Pro-Western Georgia head admits defeat
Supporters of Ivanishvili celebrate the victory of Georgian Dream in parliamentary elections. The billionaire businessman says he wants to improve links with Moscow. AP photoPresident Mikheil Saakashvili has conceded defeat in the Georgian parliamentary elections and said an opposition coalition led by a billionaire businessman Bidzina Ivanishvili now had the right to form a government.
Ivanishvili said he was confident of becoming prime minister as partial results put his six-party Georgian Dream on course to win the elections. Ivanishvili’s supporters streamed through Tbilisi’s streets after polls closed, waving flags and sounding car horns in celebration.
Ivanishvili said Saakashvili should step down after conceding defeat in polls. “The only right decision now for Saakashvili would be to resign,” Ivanishvili told a news conference at his campaign headquarters.
Outlining his foreign policy priorities, he said he wanted to improve links with Russia at the same time as bidding to join NATO. “We must normalize relations with Russia. Our strategy to become a NATO member will not be reversed,” he said. Experts say that if he does pursue NATO membership it will put Georgia on a collision course with the Kremlin
Despite bitter memories in Georgia of the brief 2008 war with Russia, Ivanishvili said Tbilisi had to restore relations with Moscow at the same time as staying close to its main Western backer, Washington. “If you ask me, ‘America or Russia?’ I say we need to have good relations with everybody,” he said.
Saakashvili will remain the leader of the country until his second and last term ends next October. Under a constitutional reform that goes into effect after he leaves office, many of the president’s powers will be transferred to the prime minister, who is chosen by Parliament. This is the first time in Georgia’s post-Soviet history that a government will be changed by the ballot box rather than through revolution. Saakashvili came to power through the Rose Revolution after a parliamentary vote that ousted the country’s former leader, ex-Soviet foreign minister Eduard Shevardnadze in 2003.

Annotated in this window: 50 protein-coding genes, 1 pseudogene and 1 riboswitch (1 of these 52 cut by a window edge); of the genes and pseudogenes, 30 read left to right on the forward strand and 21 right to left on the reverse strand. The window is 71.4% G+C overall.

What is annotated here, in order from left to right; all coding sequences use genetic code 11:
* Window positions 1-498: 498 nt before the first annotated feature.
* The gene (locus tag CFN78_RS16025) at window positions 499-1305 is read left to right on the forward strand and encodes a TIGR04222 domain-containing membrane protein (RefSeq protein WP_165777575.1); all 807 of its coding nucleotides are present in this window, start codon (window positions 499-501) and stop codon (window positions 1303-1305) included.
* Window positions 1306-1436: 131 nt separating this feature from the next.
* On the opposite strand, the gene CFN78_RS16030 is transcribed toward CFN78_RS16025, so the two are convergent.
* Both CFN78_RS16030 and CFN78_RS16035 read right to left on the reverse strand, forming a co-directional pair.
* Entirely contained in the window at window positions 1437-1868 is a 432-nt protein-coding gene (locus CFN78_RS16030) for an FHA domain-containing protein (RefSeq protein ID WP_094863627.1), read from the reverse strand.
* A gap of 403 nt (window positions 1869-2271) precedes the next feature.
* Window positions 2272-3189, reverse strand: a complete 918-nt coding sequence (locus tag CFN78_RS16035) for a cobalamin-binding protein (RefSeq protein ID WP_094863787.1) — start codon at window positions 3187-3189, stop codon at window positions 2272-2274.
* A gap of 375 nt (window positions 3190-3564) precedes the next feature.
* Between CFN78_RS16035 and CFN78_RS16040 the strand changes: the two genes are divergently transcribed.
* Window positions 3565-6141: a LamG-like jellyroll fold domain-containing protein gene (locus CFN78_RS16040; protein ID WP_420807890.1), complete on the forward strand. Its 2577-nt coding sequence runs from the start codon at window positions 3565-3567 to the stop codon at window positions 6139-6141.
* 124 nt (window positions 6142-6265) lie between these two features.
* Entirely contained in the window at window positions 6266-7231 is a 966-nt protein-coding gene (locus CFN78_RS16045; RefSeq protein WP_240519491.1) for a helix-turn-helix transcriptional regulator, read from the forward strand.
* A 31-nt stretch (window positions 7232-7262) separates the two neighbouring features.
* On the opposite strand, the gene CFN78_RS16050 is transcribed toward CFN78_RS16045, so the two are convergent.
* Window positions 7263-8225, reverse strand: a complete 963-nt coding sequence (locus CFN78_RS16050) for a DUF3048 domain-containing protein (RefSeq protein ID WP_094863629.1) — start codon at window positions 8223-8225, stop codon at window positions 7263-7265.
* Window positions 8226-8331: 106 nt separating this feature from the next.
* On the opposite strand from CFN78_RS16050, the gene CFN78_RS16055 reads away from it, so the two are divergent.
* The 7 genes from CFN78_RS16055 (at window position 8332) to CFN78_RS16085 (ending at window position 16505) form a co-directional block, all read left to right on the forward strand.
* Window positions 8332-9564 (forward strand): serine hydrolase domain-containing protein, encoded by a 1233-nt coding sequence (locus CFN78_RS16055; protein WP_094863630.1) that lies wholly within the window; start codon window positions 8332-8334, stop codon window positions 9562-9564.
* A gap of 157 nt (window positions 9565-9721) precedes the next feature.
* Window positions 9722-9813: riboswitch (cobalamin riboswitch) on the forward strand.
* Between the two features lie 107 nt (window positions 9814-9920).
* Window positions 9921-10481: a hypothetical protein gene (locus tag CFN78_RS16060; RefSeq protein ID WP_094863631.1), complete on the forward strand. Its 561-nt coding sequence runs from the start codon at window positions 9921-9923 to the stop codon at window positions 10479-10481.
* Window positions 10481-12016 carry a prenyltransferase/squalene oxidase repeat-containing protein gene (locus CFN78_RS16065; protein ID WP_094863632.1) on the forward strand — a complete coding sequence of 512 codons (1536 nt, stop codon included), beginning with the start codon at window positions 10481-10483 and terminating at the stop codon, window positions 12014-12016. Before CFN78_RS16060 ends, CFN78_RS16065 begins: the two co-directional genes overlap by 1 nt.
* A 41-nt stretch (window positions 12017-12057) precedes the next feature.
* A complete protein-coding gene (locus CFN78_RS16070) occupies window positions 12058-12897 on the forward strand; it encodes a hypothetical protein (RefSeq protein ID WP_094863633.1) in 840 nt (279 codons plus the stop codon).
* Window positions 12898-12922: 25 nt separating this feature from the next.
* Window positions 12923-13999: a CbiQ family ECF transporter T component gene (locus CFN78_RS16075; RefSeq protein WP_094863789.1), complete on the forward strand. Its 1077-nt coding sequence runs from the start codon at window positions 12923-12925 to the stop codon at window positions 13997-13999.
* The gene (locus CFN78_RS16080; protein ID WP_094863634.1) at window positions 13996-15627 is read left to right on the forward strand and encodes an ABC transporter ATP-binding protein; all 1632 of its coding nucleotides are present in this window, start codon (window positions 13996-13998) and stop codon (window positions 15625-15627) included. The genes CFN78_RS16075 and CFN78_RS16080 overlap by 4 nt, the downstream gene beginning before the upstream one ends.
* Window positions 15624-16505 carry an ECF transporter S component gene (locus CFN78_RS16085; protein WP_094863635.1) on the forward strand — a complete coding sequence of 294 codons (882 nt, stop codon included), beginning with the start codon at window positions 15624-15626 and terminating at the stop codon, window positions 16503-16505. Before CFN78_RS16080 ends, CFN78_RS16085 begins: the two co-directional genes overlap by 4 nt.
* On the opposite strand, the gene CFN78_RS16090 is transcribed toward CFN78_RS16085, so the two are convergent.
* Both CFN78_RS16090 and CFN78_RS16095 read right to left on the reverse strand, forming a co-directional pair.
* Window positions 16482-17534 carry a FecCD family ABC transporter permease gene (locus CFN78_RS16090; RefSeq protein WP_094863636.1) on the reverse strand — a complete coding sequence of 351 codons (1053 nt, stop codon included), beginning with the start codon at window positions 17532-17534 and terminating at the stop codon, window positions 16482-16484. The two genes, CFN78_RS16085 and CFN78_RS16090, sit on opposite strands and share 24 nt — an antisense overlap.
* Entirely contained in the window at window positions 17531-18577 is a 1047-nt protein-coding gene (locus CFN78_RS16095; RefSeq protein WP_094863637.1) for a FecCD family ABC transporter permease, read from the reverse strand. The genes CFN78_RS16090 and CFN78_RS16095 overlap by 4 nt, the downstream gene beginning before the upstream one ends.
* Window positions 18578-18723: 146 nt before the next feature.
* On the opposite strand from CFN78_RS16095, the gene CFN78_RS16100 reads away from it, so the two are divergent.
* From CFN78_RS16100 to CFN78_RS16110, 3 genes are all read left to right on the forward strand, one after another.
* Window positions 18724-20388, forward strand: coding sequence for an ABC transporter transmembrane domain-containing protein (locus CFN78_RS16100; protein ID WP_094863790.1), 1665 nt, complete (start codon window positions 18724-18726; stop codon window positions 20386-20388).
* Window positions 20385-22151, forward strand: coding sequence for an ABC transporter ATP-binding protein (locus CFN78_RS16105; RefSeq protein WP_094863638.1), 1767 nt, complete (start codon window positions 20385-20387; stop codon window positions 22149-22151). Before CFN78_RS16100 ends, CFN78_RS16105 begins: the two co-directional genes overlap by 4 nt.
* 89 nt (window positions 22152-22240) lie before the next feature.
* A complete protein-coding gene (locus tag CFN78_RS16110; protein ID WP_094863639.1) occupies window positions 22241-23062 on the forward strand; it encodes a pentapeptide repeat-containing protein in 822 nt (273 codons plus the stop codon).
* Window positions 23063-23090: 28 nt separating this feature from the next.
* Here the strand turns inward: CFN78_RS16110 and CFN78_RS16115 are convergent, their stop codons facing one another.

The president said there were deep differences between his United National Movement and the opposition led by Bidzina Ivanishvili, who made his fortune in Russia. “We think their views are completely wrong,” he said. “But democracy works through the majority of the Georgian people making a decision, and we respect this very much.”
Kremlin welcomes results
Russia welcomed the preliminary results of the election, saying ties that had frozen in the wake of the 2008 war could be renewed following Saakashvili’s defeat. “We are definitely looking forward for a fresh, new, non-hostile, sober leadership in Georgia,” Dmitry Peskov, spokesman for Russian President Vladimir Putin, told The Guardian. During his nine years in power, Saakashvili has pushed through reforms and attracted international investment that has led to dramatic economic growth. Poverty and unemployment, however, remain painfully high.
Georgians have turned against Saakashvili in recent years, with many accusing his party - which has controlled not only the government and Parliament but also the courts and prosecutor’s office – of becoming increasingly authoritarian.
Saakashvili’s campaign was also hit hard by the release two weeks ago of shocking videos showing prisoners in a Tbilisi jail being beaten and sodomized. The government moved quickly to stem the anger, replacing Cabinet ministers blamed for the abuse and arresting prison staff, but many saw the videos as illustrating the excesses of his government.
International monitors said that despite some instances of intimidation in the election, voters had freely expressed their will and urged rival political forces to work together following the poll. European Commissioner Andris Piebalgs said the result of the elections would not lead to any change in the European Union’s ties with the country.